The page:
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Making Proteins

Companies tackle challenge of scaling up production of biopharmaceuticals

by Patricia Short
October 2, 2006 | A version of this story appeared in Volume 84, Issue 40

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Credit: SAFC
Segregated facilities for plant and animal protein purification will be added at SAFC's St. Louis site.
Credit: SAFC
Segregated facilities for plant and animal protein purification will be added at SAFC's St. Louis site.

Last month, SAFC began construction of a protein purification facility that will be, when it is completed next April, one of the largest such facilities in the world. Built to current Good Manufacturing Practice standards, the $16 million facility will process proteins from natural and transgenic plant biomass, as well as from the more traditional animal sources.

The facility, at SAFC's home complex in St. Louis, will be capable of purifying commercial quantities of therapeutic recombinant and nonrecombinant proteins, marking the company's entry into this business.

In all, it will have 22,000 sq ft for processing of plant proteins, according to Frank Wicks, president of SAFC, the fine chemicals business of Sigma-Aldrich. A separate, segregated unit for animal-sourced proteins will have another 20,000 sq ft of space for production and an adjacent 5,000-sq-ft clean room for downstream purification.

The St. Louis facility has long been able to extract proteins from plants and animals, but it hasn't been able to carry it out to the current Good Manufacturing Practices (cGMP) standards required by pharmaceutical industry customers. "We've tried to do it with existing capacity," Wicks said, but that worked only for early-stage products.

"Because some of those early-stage projects are now moving down the pipelines, the supply requirements have been increasing. We believe this is a new and growing market," he added.

SAFC officials say the new facility will be one of the few in the world capable of extracting therapeutic proteins from transgenic plants and animals in commercial quantities and to cGMP standards.

Biotech-modified plants and animals are joining microbes and mammalian cells as new mediums in which to grow biopharmaceuticals. But regardless of the host organism they use, drug firms are under pressure to make biopharmaceuticals more efficiently. That was one of the points made at last month's "Biopharm Scale-up" conference in Geneva, which addressed the topic of how to scale up production of such materials from the laboratory to the manufacturing plant.

At the heart of such work, said keynote speaker Florian Wurm, professor of biotechnology at the Swiss Federal Institute of Technology, Lausanne, is a holistic understanding of the process involved. "We have to understand the complete systems' not just the mechanics such as stirring or oxygen transfer," he said.

Process scale-up, however, poses a raft of engineering problems, said Bo Kara, head of expression and cell sciences at Avecia. Some of these, he said, are predictable problems such as oxygen transfer, mixing times, heat transfer, power input, and aeration.

Less predictable, though, are problems such as genetic stability, product stability and degradation, foam, cell debris, and sterilization, which can affect temperature-sensitive components.

Wurm predicted that mammalian cells will be the dominant means of producing biopharmaceuticals "for at least the next 20 years," given the high yields that can be obtained for large and complex proteins. "In 1986, the typical yield was 50 mg/L," he said. "In 2004, it was more than 5 g/L. Each time we've expanded the number we've said, 'that's high.' But there is no reason why we can't go to 25 g/L."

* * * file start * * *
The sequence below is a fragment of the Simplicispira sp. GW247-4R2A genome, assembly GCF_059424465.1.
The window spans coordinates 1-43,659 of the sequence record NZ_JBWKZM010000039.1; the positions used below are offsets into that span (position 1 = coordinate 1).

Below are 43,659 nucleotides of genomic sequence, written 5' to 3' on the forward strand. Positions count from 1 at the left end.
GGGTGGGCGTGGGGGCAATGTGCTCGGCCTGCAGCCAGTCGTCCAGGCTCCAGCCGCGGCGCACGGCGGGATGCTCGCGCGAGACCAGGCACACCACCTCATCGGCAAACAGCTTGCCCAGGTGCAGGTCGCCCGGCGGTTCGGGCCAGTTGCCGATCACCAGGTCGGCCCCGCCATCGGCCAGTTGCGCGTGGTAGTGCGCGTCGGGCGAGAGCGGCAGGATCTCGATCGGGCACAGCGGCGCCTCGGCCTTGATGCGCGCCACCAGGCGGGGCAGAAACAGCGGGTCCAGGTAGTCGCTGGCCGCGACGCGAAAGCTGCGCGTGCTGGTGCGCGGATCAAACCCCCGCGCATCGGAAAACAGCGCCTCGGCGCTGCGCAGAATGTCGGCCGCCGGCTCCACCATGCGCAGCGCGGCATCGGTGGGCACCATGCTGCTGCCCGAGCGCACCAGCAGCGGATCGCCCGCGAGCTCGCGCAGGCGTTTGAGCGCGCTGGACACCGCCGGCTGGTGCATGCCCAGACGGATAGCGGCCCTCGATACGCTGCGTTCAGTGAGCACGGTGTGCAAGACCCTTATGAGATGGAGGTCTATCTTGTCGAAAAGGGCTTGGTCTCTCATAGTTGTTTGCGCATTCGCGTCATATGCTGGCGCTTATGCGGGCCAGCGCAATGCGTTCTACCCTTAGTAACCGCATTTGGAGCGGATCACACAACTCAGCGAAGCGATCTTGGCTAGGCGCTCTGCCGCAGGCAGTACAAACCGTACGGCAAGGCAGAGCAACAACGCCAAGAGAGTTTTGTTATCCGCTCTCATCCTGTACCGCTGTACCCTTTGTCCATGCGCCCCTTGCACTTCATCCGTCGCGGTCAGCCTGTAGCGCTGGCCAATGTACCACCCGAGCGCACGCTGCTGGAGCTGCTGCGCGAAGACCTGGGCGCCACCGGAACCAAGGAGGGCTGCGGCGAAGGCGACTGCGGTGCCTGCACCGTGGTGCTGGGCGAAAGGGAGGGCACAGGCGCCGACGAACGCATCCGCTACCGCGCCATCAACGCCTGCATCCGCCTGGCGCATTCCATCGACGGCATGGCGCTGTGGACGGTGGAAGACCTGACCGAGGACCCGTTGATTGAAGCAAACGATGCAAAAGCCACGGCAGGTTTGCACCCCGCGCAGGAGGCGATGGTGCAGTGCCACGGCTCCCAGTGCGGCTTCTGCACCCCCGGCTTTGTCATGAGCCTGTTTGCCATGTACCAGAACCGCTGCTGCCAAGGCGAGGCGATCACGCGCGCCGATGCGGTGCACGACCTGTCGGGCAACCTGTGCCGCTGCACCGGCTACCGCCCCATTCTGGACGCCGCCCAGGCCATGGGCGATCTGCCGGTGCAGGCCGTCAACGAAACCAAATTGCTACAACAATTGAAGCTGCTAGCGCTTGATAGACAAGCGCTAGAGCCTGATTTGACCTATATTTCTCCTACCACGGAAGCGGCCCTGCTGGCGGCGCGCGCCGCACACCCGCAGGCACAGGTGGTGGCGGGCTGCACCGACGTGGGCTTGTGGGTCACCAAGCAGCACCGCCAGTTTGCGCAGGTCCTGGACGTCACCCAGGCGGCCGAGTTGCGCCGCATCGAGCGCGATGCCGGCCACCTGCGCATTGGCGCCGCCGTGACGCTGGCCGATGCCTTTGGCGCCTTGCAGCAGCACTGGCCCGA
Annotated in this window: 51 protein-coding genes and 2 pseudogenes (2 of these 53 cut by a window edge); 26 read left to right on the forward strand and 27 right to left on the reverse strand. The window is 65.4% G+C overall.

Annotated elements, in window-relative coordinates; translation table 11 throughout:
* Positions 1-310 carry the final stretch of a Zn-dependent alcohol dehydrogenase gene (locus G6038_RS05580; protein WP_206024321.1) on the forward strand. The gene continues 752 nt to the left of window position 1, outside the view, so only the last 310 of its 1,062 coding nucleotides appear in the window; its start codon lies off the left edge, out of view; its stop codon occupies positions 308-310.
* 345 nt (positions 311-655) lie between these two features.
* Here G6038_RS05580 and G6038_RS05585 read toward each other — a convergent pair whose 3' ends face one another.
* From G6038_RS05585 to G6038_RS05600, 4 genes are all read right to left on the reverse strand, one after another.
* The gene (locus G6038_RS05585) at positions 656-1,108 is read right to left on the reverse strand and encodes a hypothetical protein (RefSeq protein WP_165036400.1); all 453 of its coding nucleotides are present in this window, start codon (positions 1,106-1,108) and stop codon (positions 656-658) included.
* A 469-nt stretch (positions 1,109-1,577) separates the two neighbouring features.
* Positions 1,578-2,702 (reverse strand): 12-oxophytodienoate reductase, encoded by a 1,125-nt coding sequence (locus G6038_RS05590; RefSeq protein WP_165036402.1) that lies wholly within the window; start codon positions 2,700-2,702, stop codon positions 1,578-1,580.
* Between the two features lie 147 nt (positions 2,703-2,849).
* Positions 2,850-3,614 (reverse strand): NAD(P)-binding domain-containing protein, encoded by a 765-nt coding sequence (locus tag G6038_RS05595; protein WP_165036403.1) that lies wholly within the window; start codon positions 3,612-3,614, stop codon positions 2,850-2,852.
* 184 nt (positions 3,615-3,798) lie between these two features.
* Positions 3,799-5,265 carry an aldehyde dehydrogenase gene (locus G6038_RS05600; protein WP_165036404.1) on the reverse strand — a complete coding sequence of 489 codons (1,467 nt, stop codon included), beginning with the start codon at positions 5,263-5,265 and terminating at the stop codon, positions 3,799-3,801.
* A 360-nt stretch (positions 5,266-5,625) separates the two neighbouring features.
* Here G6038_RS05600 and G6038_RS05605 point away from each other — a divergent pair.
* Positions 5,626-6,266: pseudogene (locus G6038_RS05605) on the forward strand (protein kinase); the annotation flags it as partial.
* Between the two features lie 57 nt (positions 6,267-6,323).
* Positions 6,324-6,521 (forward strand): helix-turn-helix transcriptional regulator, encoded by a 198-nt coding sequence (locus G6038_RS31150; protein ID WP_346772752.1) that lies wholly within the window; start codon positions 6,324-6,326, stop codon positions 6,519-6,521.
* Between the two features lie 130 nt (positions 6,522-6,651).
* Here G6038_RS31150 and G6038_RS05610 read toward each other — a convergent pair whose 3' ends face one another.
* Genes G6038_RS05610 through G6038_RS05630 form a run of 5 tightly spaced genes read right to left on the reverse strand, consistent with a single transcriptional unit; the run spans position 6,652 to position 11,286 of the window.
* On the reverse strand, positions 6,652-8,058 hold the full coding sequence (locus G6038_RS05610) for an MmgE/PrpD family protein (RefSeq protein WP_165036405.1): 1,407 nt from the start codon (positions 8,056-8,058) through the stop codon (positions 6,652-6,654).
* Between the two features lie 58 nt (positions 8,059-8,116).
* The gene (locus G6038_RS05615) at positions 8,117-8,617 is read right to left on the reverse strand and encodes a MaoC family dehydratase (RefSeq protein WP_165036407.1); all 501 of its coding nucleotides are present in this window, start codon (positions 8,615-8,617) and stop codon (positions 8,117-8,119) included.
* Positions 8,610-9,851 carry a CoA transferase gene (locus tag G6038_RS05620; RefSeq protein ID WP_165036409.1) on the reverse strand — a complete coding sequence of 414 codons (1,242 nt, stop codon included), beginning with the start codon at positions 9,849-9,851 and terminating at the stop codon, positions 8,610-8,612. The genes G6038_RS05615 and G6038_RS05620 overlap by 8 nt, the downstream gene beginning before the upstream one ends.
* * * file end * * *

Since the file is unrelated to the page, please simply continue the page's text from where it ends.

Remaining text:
On the other hand, Rainer Fischer and Stephan Hellwig, of Germany's Fraunhofer Institute for Molecular Biology & Applied Ecology, argued that the niche market of plant-based processes-which SAFC is pursuing-"has come of age."

Researchers received a tremendous morale boost in January, when Dow AgroSciences received the first regulatory approval from the U.S. Department of Agriculture for a plant-made vaccine, said Hellwig, head of the institute's integrated production platforms department. "Dow doesn't intend to market the product," he pointed out, "but this sets the stage???it is paving the way for something they have in mind for later."

Fischer, senior executive director of the institute and head of its molecular biotechnology department, drew some comparisons among the three main protein production systems: microbes, mammalian cells, and transgenic plants.

Microbe-based systems are currently commercial, he noted, providing low-cost, proven fermentation technology. On the other hand, he pointed out, more complex proteins "absolutely cannot be done in an Escherichia coli system." And animal cell expression, using animal and insect cells, can handle active complex proteins but tends to be high cost, he said.

Transgenic plant technology, Fischer argued, has several advantages: low initial investment, use of edible crops, and no pathogen contamination. On the other hand, he conceded limitations: Some crops cannot be regenerated, and they are all vulnerable to weather conditions.

"Leaves give the highest biomass but the lowest stability," he said. "You must harvest and process them very quickly. Seeds have slightly lower yield but very high stability."

Fischer is a strong proponent of the tobacco plant—cultivars in the genus Nicotiana—for biopharma expression. "We have cloned five new, different proteases from tobacco. The higher the cell density, the higher the proteolytic activity," he added.

But Fischer conceded that plant systems for biopharma production "are five to 10 years behind" the other systems in terms of process development and investment.



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